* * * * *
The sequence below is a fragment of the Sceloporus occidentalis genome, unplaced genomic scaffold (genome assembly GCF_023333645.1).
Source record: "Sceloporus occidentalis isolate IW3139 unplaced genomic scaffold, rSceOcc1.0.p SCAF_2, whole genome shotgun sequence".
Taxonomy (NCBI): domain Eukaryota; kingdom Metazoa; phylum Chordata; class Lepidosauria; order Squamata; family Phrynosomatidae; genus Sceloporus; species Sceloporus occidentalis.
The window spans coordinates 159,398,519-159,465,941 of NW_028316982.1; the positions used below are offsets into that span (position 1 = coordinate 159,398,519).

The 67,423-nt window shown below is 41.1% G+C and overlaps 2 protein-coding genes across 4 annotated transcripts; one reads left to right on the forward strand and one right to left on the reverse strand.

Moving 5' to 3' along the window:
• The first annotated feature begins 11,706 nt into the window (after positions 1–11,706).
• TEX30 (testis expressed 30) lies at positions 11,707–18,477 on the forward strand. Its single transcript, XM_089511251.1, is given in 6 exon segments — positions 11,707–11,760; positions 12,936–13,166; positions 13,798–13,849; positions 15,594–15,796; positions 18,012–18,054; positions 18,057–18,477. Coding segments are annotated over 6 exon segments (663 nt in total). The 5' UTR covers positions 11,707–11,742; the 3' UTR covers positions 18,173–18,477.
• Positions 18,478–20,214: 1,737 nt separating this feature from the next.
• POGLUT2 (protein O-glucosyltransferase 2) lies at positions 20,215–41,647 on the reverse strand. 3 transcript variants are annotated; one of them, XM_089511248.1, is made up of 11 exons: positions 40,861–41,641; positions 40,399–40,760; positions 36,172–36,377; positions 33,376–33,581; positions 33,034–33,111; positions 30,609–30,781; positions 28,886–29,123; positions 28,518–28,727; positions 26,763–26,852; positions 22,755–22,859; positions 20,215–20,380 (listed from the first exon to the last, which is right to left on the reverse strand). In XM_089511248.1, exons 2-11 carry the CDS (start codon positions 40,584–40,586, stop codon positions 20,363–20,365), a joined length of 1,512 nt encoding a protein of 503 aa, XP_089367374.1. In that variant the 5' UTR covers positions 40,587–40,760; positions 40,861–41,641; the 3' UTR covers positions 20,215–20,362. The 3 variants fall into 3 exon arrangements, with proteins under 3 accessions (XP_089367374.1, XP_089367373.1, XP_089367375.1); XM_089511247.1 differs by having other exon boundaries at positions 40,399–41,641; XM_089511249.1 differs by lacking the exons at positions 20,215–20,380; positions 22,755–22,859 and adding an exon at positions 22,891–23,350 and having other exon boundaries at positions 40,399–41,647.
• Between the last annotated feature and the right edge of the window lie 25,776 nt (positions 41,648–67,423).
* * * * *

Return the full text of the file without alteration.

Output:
The sequence below is a fragment of the Sceloporus occidentalis genome, unplaced genomic scaffold (genome assembly GCF_023333645.1).
Source record: "Sceloporus occidentalis isolate IW3139 unplaced genomic scaffold, rSceOcc1.0.p SCAF_2, whole genome shotgun sequence".
Taxonomy (NCBI): domain Eukaryota; kingdom Metazoa; phylum Chordata; class Lepidosauria; order Squamata; family Phrynosomatidae; genus Sceloporus; species Sceloporus occidentalis.
The window spans coordinates 159,398,519-159,465,941 of NW_028316982.1; the positions used below are offsets into that span (position 1 = coordinate 159,398,519).

The 67,423-nt window shown below is 41.1% G+C and overlaps 2 protein-coding genes across 4 annotated transcripts; one reads left to right on the forward strand and one right to left on the reverse strand.

Moving 5' to 3' along the window:
• The first annotated feature begins 11,706 nt into the window (after positions 1–11,706).
• TEX30 (testis expressed 30) lies at positions 11,707–18,477 on the forward strand. Its single transcript, XM_089511251.1, is given in 6 exon segments — positions 11,707–11,760; positions 12,936–13,166; positions 13,798–13,849; positions 15,594–15,796; positions 18,012–18,054; positions 18,057–18,477. Coding segments are annotated over 6 exon segments (663 nt in total). The 5' UTR covers positions 11,707–11,742; the 3' UTR covers positions 18,173–18,477.
• Positions 18,478–20,214: 1,737 nt separating this feature from the next.
• POGLUT2 (protein O-glucosyltransferase 2) lies at positions 20,215–41,647 on the reverse strand. 3 transcript variants are annotated; one of them, XM_089511248.1, is made up of 11 exons: positions 40,861–41,641; positions 40,399–40,760; positions 36,172–36,377; positions 33,376–33,581; positions 33,034–33,111; positions 30,609–30,781; positions 28,886–29,123; positions 28,518–28,727; positions 26,763–26,852; positions 22,755–22,859; positions 20,215–20,380 (listed from the first exon to the last, which is right to left on the reverse strand). In XM_089511248.1, exons 2-11 carry the CDS (start codon positions 40,584–40,586, stop codon positions 20,363–20,365), a joined length of 1,512 nt encoding a protein of 503 aa, XP_089367374.1. In that variant the 5' UTR covers positions 40,587–40,760; positions 40,861–41,641; the 3' UTR covers positions 20,215–20,362. The 3 variants fall into 3 exon arrangements, with proteins under 3 accessions (XP_089367374.1, XP_089367373.1, XP_089367375.1); XM_089511247.1 differs by having other exon boundaries at positions 40,399–41,641; XM_089511249.1 differs by lacking the exons at positions 20,215–20,380; positions 22,755–22,859 and adding an exon at positions 22,891–23,350 and having other exon boundaries at positions 40,399–41,647.
• Between the last annotated feature and the right edge of the window lie 25,776 nt (positions 41,648–67,423).